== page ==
Washington. Cuba and the United States resumed yesterday in Washington negotiations on migration interrupted since 2018; first high-level bilateral meeting with the Biden administration.
The talks are “fully focused” on the increase in migration from Cuba, by land and by sea, said State Department spokesman Ned Price.
According to the United States Customs office, from October 2021 to March 2022, more than 78,000 Cubans entered the country through the border with Mexico, that is, double the number who left the island during the so-called “rafter crisis.” , in 1994.
A massive emigration from the island, which coincides with its worst economic crisis in almost three decades.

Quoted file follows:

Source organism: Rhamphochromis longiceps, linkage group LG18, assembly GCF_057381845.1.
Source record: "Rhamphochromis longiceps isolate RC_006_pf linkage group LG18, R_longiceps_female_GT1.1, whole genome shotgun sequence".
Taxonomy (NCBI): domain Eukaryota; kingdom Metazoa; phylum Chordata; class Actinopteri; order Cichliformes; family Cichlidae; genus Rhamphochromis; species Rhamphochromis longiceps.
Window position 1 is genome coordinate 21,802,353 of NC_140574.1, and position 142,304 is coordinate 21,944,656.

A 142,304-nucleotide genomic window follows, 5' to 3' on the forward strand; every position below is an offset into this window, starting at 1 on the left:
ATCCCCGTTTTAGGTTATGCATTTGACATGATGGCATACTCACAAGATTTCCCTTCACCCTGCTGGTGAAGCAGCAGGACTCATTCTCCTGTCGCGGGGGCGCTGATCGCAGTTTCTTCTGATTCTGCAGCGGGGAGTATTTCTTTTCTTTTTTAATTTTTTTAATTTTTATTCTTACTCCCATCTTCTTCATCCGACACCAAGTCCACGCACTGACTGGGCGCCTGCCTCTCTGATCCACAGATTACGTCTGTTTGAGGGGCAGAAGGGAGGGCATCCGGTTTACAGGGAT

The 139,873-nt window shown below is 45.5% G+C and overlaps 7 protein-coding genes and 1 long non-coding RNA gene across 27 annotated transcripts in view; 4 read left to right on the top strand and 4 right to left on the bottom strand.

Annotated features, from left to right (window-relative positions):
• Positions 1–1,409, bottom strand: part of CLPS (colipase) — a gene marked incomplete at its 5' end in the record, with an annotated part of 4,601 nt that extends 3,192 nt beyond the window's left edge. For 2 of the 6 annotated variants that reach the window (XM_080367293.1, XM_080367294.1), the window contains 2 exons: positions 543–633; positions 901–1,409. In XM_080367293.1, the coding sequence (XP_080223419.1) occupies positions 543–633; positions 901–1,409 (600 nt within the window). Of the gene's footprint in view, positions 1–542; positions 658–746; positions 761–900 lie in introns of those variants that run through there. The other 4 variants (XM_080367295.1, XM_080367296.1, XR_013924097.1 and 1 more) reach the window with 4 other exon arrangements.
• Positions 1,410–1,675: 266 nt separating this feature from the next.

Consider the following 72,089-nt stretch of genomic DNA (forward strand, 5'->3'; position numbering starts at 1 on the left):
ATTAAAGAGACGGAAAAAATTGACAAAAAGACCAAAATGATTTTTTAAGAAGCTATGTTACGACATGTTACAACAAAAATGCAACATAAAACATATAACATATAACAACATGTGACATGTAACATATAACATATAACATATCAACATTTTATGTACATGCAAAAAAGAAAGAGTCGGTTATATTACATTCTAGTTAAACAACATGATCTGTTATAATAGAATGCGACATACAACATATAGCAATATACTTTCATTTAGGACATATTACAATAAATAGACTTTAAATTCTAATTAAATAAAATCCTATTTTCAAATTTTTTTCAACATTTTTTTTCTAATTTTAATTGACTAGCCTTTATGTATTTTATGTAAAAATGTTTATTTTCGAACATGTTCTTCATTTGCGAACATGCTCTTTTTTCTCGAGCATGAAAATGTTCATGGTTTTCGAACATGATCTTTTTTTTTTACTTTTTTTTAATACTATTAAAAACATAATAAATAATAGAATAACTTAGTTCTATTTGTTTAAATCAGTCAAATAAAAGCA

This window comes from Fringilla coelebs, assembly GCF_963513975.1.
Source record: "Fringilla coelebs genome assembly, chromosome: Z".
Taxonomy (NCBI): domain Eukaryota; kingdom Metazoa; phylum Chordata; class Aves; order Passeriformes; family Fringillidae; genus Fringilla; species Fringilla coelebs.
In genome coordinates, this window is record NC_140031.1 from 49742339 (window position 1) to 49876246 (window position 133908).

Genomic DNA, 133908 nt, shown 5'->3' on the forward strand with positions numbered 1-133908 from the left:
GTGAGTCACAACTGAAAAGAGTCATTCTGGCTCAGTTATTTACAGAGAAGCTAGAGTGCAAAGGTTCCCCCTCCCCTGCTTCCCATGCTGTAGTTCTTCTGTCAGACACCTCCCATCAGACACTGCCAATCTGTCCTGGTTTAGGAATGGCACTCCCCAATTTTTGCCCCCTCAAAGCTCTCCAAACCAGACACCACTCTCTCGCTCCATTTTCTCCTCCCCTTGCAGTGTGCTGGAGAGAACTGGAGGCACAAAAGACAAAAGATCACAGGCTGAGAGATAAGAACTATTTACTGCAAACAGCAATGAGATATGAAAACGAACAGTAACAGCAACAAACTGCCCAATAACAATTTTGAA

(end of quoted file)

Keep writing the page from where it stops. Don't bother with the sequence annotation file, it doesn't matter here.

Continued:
“Our broader policy is based on supporting the Cuban people, supporting their democratic aspirations. There’s an immigration element to that, there’s an element of family reunification to that, but these conversations are conversations about migration,” Price said.
Cuban Deputy Foreign Minister Carlos Fernández de Cossío traveled to Washington to meet with Emily Mendrala, in charge of Cuba at the State Department.
Havana has accused Washington of pressuring Latin American governments to require a transit visa for Cubans who stop at its airports and of failing to comply with the migration agreement to grant 20,000 annual visas to Cubans.